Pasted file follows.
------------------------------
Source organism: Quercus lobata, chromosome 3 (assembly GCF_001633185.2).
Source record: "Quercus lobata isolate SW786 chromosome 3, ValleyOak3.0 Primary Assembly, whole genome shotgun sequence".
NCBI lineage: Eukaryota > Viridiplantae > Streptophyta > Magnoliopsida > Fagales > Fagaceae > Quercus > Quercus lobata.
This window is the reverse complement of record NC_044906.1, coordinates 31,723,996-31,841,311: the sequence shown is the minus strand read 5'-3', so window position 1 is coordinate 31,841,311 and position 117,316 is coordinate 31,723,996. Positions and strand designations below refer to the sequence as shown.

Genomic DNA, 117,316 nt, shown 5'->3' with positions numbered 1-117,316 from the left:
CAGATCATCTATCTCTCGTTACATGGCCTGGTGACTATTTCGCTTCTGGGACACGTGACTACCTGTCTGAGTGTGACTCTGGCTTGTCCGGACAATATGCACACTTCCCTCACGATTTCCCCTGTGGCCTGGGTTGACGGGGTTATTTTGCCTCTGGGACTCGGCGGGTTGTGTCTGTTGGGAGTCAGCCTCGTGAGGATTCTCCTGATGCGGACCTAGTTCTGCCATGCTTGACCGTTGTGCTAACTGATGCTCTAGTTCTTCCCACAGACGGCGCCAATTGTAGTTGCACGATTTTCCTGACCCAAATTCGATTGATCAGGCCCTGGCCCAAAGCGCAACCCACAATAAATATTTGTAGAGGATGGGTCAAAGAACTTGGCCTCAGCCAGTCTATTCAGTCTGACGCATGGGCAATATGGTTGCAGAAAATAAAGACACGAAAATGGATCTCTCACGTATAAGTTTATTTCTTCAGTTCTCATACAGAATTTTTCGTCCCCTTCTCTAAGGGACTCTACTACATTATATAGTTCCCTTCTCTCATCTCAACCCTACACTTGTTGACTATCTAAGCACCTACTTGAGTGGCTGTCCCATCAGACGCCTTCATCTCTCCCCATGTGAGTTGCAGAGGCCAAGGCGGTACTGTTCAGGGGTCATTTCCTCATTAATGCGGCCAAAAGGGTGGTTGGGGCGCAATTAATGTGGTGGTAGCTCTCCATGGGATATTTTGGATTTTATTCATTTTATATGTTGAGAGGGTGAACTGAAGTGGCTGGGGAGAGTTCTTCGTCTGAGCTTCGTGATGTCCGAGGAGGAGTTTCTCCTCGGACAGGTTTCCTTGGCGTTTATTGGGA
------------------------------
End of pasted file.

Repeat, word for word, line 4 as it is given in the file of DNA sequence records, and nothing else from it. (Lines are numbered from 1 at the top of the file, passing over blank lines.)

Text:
This window is the reverse complement of record NC_044906.1, coordinates 31,723,996-31,841,311: the sequence shown is the minus strand read 5'-3', so window position 1 is coordinate 31,841,311 and position 117,316 is coordinate 31,723,996. Positions and strand designations below refer to the sequence as shown.